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HE origin of this book, which will account for some
of its peculiarities of style, is as follows. In the early part of 1871 the author wrote for the Chicago Tribune a series of articles on the subject here treated, after the publication of which a considerable number of persons in different parts of the Northwest expressed a wish that they should be gathered into a volume. This led to their revision, and the addition of nearly twice as much new matter, the whole forming the work which is now offered to the public.
That the book has many imperfections, the author is well aware; they are due partly to the fact that it has been written by economizing moments of leisure snatched from professional labors, and, to use a phrase of Milton, with his left hand. Upon a subject which so many pens have discussed, it is, of course, hardly possible to say anything absolutely new; the most that a writer can hope to do is to recombine and present in novel and attractive forms, with fresh illustrations, so as to impress persons who have not been impressed before, thoughts which have substantially been repeated from the days of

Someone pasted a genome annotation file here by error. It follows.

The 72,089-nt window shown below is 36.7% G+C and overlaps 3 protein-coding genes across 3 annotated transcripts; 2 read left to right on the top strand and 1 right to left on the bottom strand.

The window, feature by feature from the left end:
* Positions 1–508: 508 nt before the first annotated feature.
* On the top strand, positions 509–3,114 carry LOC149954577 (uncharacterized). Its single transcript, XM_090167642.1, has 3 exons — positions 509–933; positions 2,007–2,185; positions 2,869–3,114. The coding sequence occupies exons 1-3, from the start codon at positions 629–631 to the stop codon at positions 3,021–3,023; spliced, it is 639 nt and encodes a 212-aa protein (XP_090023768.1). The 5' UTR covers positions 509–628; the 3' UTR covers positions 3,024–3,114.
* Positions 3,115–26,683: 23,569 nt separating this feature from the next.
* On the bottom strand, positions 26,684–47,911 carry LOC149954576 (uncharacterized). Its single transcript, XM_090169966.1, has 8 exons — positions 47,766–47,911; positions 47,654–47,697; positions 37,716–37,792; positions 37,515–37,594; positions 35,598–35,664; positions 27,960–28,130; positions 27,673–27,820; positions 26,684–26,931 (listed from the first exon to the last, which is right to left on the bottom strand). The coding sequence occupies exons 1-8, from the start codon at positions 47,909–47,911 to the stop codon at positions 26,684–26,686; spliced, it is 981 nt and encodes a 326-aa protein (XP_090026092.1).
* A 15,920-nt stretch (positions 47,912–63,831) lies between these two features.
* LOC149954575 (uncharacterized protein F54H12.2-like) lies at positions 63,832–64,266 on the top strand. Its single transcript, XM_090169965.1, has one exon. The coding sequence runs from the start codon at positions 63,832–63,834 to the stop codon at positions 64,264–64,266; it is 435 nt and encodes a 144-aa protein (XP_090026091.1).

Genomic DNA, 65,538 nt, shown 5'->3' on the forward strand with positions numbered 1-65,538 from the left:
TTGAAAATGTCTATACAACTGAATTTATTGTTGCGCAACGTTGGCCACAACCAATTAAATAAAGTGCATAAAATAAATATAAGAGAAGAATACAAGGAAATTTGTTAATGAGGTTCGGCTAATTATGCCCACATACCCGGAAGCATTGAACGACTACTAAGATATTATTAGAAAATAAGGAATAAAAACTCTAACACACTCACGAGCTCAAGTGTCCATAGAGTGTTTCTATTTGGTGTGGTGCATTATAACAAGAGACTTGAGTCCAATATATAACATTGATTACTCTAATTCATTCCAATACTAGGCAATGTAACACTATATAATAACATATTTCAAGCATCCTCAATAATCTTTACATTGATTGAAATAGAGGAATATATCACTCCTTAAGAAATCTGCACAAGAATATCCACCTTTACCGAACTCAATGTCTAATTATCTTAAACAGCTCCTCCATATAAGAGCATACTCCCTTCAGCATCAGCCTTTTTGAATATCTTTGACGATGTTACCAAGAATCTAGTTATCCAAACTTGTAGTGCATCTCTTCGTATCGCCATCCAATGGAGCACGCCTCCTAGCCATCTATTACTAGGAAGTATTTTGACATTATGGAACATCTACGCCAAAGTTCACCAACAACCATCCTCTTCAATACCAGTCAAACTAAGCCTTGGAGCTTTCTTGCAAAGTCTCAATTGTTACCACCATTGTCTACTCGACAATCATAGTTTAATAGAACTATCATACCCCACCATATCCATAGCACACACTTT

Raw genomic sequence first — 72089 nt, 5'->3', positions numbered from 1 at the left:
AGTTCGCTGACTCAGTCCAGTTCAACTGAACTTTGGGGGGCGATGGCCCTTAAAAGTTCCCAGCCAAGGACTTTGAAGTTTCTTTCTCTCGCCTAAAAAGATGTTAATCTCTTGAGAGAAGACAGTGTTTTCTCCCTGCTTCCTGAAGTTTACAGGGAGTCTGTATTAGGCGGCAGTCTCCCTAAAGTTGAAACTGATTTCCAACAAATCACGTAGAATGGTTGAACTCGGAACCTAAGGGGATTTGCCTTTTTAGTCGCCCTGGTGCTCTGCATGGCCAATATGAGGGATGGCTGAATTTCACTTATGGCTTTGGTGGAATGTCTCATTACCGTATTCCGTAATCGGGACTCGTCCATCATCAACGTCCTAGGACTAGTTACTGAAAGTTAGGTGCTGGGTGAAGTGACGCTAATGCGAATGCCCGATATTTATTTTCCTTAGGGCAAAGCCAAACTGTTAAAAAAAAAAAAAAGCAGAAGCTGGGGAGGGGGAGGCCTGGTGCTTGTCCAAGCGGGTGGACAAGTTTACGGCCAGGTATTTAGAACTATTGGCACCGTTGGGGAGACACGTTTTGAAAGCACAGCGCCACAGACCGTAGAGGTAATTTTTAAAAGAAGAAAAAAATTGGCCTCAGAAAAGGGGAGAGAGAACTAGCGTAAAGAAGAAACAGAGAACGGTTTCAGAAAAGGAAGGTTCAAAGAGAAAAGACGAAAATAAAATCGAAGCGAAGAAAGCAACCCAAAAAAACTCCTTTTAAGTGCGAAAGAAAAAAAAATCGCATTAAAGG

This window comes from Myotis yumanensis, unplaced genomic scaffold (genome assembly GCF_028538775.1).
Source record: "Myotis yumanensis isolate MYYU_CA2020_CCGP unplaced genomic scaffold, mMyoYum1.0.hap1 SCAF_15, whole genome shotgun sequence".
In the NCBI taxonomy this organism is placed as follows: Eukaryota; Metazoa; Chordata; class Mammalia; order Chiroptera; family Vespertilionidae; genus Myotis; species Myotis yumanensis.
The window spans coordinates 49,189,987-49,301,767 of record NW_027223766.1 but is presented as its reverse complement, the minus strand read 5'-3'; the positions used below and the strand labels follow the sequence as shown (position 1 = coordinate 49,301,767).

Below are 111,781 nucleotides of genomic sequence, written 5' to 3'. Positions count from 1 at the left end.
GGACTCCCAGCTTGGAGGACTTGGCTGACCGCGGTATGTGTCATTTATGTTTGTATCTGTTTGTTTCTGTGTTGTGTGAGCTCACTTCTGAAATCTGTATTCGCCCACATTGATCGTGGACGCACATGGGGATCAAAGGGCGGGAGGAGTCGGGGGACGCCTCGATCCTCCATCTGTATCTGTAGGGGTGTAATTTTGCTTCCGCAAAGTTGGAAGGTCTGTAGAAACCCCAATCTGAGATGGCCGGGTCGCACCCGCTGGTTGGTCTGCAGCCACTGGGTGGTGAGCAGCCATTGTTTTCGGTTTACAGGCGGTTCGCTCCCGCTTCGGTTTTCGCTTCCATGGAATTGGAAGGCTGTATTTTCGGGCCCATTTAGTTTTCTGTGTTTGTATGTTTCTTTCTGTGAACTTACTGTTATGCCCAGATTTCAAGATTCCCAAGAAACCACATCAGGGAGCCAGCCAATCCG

Solomon to those of Smiles and " Titcomb." Some of the topics, however, have been less hackneyed than others; as, for example, the important one of "Reserved Power,'
in writing the chapter upon which the author has been materially aided by some of the suggestions contained in "The Army of the Reserve," an eloquent and scholarly address delivered at Bowdoin College, in 1862, by Hon. B. F. Thomas, LL. D.
If this book shall serve to rouse to honorable effort any young man who is wasting his time and energies through indifference to life's prizes, to cheer, stimulate, and inspire with enthusiasm any one who is desponding through distrust of his own abilities, or to reveal to any one who is puzzled to discover the path to success and usefulness the art of "getting on" to the goal of his wishes, the author will feel himself abundantly repaid for his labors. Doubtless there are many persons who are better qualified by their worldly knowledge to discuss the subject here considered; but, unhappily, the most successful men do not reveal the secret of their successes; and if we do not reject criticisms on paintings from men who have never handled a brush, nor refuse to follow the directions of a guide-post though it has never hopped off upon its one leg and travelled the road to which it. points, a young man who is beginning life may accept the hints of a well-wisher whose knowledge of his needs has been derived from observation, rather than from experience.
CHICAGO, October 9, 1872.